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Plowing through History from the Aleph to the Tav

Topics Biblical Interpretation

Ashes of the Red Heifer

By Jeff A. Benner

He said, "If you listen carefully to the voice of the LORD your God and do what is right in his eyes, if you pay attention to his commands and keep all his decrees, I will not bring on you any of the diseases I brought on the Egyptians, for I am the LORD, who heals you." (Exodus 15:26)

Is God's promise, given in the passage above, what we would call a miracle? Or is there something more "scientific" at work behind the commands of God? Let's take the command to wash in the ashes of the Red Heifer (Numbers 19:1-12) as an example and look at the text with a more in-depth study of the words in the text.

1 Now the LORD said to Moses and to Aaron, 2 "This is the statute of the law which the LORD has commanded: Tell the people of Israel to bring you a red heifer without defect, in which there is no blemish, and upon which a yoke has never come.

Literally, the underlined portion of the verse reads, "a heifer of red, a whole one which has no blemish in her which has no yoke lifted over her". The Hebrew poetry of the end of this verse is very beautiful - lo alah aliyah al. This heifer never wore a yoke, which means that it will be fat. The Hebrew word "mum" translated as blemish or spot is often thought to mean completely perfect as in without even one white hair on it. The actual meaning of the word can be see in Deuteronomy 15:21; "And if there be any blemish (mum) therein, as if it be lame, or blind, or have any ill blemish, thou shall not sacrifice it unto the LORD thy God."

3 And you shall give her to Eleazar the priest, and she shall be taken outside the camp and slaughtered before him; 4 and Eleazar the priest shall take some of her blood with his finger, and sprinkle some of her blood toward the front of the tent of meeting seven times.

Portions of this procedure seem to be ritualistic in nature such as the sprinkling of the blood seven times in the direction of the tabernacle. The number seven is often associated with an oath, as an oath was spoken seven times, probably to emphasis its importance. The following procedure is part of the oath, or covenant between God and Israel.

Ritual is always a part of every day life, just as when we stand and salute the flag or pray before meals. These rituals are physical reminders to keep our focus on what is important. While this procedure is performed outside the camp, we are reminded that the focus is still the tabernacle.

5 And the heifer shall be burned in his sight; her skin, her flesh, and her blood, with her dung, shall be burned;

In this verse we have the burning of the skin, flesh, blood and dung of the animal. On a side note, the smoke from this and other sacrifices do repel insects which can carry diseases. A clear physical benefit to the sacrifices. There very well could be chemical ingredients in the smoke from a burning animal that may repel insects far better than just wood smoke.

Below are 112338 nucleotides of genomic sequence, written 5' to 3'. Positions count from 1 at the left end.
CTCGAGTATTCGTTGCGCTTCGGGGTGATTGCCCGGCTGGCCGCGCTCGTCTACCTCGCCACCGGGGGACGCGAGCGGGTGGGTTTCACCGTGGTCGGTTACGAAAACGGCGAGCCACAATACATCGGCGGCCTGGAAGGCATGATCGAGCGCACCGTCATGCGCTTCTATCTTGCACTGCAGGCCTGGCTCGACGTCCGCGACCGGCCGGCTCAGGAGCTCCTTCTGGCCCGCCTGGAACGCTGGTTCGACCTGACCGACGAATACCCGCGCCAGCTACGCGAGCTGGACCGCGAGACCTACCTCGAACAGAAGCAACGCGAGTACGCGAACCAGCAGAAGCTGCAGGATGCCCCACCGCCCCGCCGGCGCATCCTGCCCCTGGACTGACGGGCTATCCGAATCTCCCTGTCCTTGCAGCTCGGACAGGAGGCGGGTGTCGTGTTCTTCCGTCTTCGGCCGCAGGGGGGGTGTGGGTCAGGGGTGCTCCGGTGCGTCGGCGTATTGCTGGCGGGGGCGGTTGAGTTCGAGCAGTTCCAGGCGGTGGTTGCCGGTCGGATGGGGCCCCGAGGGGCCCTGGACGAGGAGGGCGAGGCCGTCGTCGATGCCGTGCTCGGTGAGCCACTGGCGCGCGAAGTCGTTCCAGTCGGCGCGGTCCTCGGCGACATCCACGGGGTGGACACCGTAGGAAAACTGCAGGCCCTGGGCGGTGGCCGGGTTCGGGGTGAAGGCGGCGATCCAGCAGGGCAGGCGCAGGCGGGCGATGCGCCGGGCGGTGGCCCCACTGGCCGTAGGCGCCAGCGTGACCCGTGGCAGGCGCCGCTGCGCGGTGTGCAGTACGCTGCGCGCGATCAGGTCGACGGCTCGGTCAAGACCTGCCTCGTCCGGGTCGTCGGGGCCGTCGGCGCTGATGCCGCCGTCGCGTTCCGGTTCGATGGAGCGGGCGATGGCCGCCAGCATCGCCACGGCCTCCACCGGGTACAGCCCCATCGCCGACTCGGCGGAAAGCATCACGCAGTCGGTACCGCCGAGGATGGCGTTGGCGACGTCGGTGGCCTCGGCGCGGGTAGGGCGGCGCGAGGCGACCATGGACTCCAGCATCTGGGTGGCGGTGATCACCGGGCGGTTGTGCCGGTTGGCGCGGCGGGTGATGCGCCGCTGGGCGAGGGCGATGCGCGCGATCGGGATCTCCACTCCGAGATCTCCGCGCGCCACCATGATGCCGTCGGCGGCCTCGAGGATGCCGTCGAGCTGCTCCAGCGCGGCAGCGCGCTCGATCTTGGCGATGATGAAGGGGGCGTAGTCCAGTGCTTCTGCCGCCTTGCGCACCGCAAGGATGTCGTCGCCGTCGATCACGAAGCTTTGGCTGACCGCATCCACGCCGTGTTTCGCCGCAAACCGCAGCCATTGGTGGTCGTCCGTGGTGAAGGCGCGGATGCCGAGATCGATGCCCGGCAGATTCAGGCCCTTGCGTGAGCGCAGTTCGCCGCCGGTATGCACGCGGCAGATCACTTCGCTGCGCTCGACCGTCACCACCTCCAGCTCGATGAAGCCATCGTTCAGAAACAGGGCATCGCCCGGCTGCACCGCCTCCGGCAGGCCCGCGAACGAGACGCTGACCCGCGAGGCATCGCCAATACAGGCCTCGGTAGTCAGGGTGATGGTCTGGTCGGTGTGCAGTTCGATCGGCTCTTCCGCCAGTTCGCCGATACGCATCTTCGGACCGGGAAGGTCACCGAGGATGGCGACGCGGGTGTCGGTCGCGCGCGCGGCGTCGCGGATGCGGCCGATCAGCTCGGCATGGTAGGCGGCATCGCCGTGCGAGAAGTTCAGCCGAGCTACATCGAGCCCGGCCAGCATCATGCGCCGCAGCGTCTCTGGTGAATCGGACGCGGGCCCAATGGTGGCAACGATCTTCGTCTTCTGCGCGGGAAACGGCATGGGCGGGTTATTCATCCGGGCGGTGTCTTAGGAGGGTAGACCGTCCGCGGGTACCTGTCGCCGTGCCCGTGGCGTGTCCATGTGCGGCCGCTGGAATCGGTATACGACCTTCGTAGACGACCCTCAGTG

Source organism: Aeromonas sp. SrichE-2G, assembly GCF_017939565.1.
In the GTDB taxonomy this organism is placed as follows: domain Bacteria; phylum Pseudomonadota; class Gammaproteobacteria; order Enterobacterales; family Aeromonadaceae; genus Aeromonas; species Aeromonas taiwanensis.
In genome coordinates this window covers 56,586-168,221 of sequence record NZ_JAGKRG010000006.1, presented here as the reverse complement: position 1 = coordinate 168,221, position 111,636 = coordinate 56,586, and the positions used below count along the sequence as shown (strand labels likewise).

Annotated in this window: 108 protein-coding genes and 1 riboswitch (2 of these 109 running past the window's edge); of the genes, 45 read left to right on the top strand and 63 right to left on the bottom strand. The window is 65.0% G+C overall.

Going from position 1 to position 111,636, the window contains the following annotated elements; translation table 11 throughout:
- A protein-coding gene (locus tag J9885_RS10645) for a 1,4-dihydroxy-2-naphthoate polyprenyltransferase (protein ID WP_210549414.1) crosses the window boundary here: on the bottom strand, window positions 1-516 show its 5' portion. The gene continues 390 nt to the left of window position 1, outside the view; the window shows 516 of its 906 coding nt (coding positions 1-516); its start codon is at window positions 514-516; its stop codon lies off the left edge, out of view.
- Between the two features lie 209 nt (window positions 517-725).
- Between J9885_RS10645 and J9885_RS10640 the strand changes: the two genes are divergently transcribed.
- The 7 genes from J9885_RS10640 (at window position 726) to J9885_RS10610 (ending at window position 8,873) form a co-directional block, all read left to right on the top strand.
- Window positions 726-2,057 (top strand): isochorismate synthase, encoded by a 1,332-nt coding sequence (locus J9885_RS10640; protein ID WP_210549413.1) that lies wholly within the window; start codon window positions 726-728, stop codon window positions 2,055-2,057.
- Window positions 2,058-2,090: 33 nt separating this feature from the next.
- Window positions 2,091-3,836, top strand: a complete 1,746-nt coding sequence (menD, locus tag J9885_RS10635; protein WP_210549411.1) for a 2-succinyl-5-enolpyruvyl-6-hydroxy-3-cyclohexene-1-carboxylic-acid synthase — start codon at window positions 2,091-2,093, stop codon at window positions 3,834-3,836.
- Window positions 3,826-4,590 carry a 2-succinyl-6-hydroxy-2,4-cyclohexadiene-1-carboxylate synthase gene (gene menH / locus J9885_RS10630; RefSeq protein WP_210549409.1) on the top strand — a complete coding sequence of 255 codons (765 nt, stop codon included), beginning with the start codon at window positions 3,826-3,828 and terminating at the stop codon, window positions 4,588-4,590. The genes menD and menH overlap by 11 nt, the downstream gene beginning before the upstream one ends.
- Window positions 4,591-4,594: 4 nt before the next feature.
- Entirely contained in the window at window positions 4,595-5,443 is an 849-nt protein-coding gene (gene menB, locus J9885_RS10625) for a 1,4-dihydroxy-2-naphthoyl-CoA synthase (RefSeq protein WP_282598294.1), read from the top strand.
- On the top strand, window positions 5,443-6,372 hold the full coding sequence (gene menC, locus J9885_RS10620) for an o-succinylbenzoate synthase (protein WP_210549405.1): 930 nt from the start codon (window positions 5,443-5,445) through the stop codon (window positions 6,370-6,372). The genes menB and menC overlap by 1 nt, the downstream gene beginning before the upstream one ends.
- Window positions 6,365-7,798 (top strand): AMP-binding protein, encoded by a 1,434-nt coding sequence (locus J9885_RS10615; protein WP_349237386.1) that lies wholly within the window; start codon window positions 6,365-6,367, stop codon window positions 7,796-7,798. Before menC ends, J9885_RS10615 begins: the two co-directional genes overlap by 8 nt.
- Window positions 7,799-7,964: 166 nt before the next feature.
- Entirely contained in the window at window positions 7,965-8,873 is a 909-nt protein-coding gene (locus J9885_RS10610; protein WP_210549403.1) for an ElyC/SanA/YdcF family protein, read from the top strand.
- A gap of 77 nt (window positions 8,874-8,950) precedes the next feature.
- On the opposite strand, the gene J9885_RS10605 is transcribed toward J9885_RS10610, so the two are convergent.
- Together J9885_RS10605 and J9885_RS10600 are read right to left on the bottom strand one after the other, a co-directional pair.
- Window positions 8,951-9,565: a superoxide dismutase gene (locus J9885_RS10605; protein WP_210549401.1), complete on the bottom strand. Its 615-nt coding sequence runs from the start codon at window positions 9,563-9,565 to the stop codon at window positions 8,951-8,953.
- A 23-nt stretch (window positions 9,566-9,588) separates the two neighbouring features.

6 and the priest shall take cedarwood and hyssop and scarlet stuff, and cast them into the midst of the burning of the heifer.

Added to the fire is cedar wood, hyssop and a "scarlet thing." The cedar oil came from a kind of juniper tree that grew in both Israel and the Sinai. The cedar oil irritates the skin, encouraging the person to vigorously rub the solution into his hands. Hyssop oil contains 50% carvacol, which is an antifungal and antibacterial agent that still used in medicines today. The scarlet thing, which in the Hebrew text is the word tola (Strong's #8438, is literally the kermes worm (coccus ilicis), an insect used for making a scarlet dye, but was also used in ancient times as an astringint skin lotion.

7 Then the priest shall wash his clothes and bathe his body in water, and afterwards he shall come into the camp; and the priest shall be unclean until evening. 8 He who burns the heifer shall wash his clothes in water and bathe his body in water, and shall be unclean until evening. 9 And a man who is clean shall gather up the ashes of the heifer, and deposit them outside the camp in a clean place; and they shall be kept for the congregation of the people of Israel for the water for impurity, for the removal of sin.

The above ingredients, cedar wood, ashes from the heifer, fat from the heifer, hyssop oil, and the kermes worm are combined in water creating an antifungal and antibacterial soap. This soap then is stored (rested in the Hebrew) in a clean place outside the camp as the "water of filthiness".

10 And he who gathers the ashes of the heifer shall wash his clothes, and be unclean until evening. And this shall be to the people of Israel, and to the stranger who sojourns among them, a perpetual statute. 11 "He who touches the dead body of any person shall be unclean seven days; 12 he shall cleanse himself with the water on the third day and on the seventh day, and so be clean; but if he does not cleanse himself on the third day and on the seventh day, he will not become clean.

One who has been in contact with a dead body (i.e.: potential carrier of diseases received from the dead body) is first removed from the camp (quaratined) and taken outside to the place of the "water of filthiness" and then is washed with the above solution, whose ingredients would be very useful in eliminating any diseases that one can come in contact with from a dead body.

God promises that if we follow his teachings (torah), we will be free from diseases. The above commands of the Torah will do just this, the ancient Hebrews may not have understood the scientific benefit to the "water of filthiness" as we can see today, but through their faith they were made "clean".

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